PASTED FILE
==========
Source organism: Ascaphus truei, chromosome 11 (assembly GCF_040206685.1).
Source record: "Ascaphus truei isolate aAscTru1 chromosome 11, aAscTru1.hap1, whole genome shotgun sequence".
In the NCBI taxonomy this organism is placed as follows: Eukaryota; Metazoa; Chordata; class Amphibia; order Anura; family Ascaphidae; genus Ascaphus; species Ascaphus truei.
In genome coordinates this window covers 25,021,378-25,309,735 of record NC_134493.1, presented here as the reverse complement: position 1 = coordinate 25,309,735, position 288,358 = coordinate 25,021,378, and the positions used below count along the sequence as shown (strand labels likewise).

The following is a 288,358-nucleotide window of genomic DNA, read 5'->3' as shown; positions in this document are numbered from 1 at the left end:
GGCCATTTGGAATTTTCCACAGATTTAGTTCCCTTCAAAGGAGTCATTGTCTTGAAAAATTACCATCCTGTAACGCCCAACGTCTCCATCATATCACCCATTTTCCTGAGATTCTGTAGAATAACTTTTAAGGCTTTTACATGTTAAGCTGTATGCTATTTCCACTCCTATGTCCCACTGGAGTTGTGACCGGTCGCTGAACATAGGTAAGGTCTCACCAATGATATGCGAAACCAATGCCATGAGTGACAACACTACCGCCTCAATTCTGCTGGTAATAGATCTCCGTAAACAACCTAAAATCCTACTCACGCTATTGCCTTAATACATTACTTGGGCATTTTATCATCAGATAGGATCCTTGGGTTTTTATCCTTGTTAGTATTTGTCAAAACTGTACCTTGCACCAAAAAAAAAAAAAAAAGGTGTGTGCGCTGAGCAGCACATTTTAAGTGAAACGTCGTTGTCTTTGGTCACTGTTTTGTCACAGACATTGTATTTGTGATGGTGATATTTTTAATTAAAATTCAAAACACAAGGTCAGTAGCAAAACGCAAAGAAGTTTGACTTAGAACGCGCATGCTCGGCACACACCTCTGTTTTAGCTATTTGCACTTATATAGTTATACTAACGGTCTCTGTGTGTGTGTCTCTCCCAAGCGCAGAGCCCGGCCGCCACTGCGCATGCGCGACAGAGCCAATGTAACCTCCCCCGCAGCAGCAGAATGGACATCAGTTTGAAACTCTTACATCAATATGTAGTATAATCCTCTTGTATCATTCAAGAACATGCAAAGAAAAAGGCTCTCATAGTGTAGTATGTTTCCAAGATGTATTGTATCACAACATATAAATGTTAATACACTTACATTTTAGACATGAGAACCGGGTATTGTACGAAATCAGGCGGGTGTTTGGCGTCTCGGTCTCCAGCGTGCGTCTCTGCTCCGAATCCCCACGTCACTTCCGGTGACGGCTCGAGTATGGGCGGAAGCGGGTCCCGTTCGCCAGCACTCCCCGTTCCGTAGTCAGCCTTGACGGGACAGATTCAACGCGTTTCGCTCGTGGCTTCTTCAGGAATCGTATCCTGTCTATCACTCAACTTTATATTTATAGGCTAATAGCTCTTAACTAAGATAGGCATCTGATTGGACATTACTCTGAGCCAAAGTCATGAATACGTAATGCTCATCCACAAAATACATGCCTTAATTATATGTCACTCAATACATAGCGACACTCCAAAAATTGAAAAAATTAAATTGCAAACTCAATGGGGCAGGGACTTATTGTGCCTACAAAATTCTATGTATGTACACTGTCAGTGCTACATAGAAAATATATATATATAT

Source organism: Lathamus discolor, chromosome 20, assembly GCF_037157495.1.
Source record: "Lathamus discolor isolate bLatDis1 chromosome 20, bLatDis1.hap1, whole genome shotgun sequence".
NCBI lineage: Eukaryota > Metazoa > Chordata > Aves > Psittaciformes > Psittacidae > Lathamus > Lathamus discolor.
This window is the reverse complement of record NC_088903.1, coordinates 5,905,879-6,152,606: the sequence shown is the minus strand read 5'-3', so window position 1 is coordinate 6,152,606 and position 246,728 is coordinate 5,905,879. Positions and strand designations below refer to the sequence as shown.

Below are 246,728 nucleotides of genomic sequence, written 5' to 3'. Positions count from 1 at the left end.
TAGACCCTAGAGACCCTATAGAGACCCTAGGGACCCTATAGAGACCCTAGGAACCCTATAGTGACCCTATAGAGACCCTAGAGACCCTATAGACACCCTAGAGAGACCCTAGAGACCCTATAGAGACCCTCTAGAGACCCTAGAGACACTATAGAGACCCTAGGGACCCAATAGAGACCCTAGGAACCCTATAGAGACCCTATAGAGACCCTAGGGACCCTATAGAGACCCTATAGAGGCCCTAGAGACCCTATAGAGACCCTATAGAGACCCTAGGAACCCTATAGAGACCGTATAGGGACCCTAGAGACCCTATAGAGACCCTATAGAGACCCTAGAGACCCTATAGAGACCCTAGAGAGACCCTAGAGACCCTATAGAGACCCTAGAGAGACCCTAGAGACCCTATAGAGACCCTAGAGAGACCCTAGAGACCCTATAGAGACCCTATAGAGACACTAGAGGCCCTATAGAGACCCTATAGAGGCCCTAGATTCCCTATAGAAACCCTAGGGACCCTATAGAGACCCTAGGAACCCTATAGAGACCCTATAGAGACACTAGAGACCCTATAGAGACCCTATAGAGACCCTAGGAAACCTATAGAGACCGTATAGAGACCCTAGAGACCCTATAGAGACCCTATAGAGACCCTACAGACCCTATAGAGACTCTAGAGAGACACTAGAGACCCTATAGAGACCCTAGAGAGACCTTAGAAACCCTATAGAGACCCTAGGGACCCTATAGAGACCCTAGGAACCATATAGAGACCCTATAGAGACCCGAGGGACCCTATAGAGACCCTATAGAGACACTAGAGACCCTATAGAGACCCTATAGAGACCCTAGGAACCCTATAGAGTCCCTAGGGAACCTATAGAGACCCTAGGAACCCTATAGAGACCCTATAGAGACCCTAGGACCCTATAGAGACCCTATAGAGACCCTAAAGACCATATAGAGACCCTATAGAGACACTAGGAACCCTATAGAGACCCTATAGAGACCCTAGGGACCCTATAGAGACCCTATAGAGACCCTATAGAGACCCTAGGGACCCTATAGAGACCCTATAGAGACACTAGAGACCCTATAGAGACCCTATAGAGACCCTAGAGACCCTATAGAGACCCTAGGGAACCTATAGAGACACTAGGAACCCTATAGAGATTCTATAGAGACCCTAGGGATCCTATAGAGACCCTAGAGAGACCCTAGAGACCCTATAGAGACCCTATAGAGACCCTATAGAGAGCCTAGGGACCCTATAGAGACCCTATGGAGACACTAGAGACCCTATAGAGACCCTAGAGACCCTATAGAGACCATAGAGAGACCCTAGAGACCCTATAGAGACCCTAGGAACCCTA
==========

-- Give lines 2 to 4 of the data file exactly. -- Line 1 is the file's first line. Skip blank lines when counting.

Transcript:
Source record: "Ascaphus truei isolate aAscTru1 chromosome 11, aAscTru1.hap1, whole genome shotgun sequence".
In the NCBI taxonomy this organism is placed as follows: Eukaryota; Metazoa; Chordata; class Amphibia; order Anura; family Ascaphidae; genus Ascaphus; species Ascaphus truei.
In genome coordinates this window covers 25,021,378-25,309,735 of record NC_134493.1, presented here as the reverse complement: position 1 = coordinate 25,309,735, position 288,358 = coordinate 25,021,378, and the positions used below count along the sequence as shown (strand labels likewise).